A new security fence at the Hawaii State Hospital could cost tax - Hawaii News Now - KGMB and KHNL

A new security fence at the Hawaii State Hospital could cost taxpayers millions

(image: Hawaii News Now) (image: Hawaii News Now)
(image: Hawaii News Now) (image: Hawaii News Now)
Randall Saito (Image: Police) Randall Saito (Image: Police)
KANEOHE, OAHU (HawaiiNewsNow) -

The public demanded major security upgrades to the Hawaii State Hospital after a psychopathic killer escaped from it last year.

Now, those upgrades could cost taxpayers millions.

After killer Randall Saito walked off the Kaneohe property in November, he caught a cab and two commercial flights, and ended up in California. It took three days for authorities to find and arrest him. 

Because of his escape, many security measures were proposed including a fence around the entire 92-acre property with an estimated price tag between $17 million to $24 million.

But some lawmakers are on the fence about the idea.

"We are concerned about the safety and security of the public, so we do need to do something. But we are a little cautious about the $17 million price tag," said House Finance Committee Chair Rep. Sylvia Luke.

A spokeswoman with the Department of Health says to build its new $160 million forensic facility, the city required them to seek funding from the State Legislature to transition the hospital into a "fully secure hospital facility."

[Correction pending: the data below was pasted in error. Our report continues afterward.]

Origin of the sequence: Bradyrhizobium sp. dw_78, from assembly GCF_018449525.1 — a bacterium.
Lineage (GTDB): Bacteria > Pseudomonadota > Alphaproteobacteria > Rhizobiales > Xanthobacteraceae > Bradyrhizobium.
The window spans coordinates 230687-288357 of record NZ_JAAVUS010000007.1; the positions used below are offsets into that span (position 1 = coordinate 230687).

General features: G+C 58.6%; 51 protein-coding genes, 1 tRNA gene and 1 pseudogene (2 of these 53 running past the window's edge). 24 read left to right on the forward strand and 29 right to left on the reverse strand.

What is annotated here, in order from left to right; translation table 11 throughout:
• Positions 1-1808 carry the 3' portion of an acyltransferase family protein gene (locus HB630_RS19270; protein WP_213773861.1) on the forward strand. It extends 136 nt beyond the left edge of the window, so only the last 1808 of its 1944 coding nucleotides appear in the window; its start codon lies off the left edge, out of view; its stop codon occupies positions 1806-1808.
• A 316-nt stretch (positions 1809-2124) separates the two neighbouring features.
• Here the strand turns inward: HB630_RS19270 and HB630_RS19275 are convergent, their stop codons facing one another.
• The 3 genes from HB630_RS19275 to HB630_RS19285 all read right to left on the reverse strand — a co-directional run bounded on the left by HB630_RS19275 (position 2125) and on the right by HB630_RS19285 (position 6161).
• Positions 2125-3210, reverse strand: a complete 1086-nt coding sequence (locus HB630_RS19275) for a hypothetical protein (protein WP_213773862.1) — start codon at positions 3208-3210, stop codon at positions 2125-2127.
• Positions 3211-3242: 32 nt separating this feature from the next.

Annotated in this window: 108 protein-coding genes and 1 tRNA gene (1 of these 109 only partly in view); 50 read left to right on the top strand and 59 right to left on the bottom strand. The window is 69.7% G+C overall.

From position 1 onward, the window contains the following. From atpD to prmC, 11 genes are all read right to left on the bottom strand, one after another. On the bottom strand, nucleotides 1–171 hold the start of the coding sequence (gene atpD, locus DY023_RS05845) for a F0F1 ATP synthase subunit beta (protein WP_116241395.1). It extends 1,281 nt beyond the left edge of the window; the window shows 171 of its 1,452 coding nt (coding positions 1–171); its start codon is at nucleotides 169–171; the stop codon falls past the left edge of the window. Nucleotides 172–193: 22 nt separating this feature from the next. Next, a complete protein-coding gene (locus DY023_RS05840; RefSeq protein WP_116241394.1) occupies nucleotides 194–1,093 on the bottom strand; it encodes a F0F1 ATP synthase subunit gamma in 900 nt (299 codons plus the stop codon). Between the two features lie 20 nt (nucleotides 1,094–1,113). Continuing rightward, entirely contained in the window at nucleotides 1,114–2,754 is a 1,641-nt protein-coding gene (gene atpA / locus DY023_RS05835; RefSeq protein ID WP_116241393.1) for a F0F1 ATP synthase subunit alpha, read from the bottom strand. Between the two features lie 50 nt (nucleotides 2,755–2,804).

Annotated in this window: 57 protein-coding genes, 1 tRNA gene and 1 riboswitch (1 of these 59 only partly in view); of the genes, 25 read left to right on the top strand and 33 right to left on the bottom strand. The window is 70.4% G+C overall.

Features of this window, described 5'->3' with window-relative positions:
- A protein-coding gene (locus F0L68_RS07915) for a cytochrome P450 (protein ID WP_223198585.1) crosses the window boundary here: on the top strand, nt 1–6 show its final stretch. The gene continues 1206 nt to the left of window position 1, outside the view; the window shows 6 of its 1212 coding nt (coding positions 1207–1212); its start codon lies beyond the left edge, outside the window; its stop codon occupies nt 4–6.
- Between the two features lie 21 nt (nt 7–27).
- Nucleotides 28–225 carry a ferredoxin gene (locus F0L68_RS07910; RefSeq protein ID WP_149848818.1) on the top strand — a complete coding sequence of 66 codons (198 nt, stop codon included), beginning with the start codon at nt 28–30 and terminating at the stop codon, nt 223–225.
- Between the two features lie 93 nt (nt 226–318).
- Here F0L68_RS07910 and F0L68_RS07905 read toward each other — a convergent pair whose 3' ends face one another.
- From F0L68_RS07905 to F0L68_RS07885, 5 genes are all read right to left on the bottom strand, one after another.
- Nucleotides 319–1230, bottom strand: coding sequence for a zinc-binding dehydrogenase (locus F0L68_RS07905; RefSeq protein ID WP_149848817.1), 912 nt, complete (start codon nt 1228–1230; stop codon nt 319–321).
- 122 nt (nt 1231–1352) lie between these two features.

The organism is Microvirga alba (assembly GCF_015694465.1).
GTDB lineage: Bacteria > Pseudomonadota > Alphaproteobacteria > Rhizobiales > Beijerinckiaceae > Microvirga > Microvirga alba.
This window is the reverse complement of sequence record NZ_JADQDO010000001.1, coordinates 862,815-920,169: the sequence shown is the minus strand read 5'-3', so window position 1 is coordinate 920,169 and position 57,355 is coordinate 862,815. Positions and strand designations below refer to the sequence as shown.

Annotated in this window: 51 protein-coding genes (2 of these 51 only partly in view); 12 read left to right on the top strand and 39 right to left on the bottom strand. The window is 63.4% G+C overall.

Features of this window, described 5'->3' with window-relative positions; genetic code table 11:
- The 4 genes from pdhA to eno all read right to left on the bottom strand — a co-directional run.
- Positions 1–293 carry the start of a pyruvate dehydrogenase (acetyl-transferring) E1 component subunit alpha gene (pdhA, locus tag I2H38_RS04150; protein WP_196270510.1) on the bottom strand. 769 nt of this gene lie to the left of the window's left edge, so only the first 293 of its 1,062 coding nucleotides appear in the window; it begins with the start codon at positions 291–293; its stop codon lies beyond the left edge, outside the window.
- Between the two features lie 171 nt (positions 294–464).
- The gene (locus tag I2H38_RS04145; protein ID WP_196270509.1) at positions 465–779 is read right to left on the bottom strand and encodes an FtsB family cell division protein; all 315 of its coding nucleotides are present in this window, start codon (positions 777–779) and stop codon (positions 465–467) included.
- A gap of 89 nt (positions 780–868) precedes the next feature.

She said state experts with the Department of Accounting and General Services (DAGS) determined the cost based on a 12-foot fence with six feet of chain link and six feet of no climb mesh with two rows of barbed wire on top. There would be gates for vehicles and pedestrians and wooded areas would need to be cleared

Senator for the district, Jill Tokuda, says she’s not sold on the idea.

"It's not the first time we've had had requests to look at fencing for Hawaii State Hospital. But in terms of this size, $17 to $24 million to build a wall, essentially, around the Hawaii State Hospital, I think we really have to take a look at, at the end of the day, how do we place significant resources to keep people in our community safe," Senator Tokuda said.

Lawmakers will weigh these options at a hearing on Friday.

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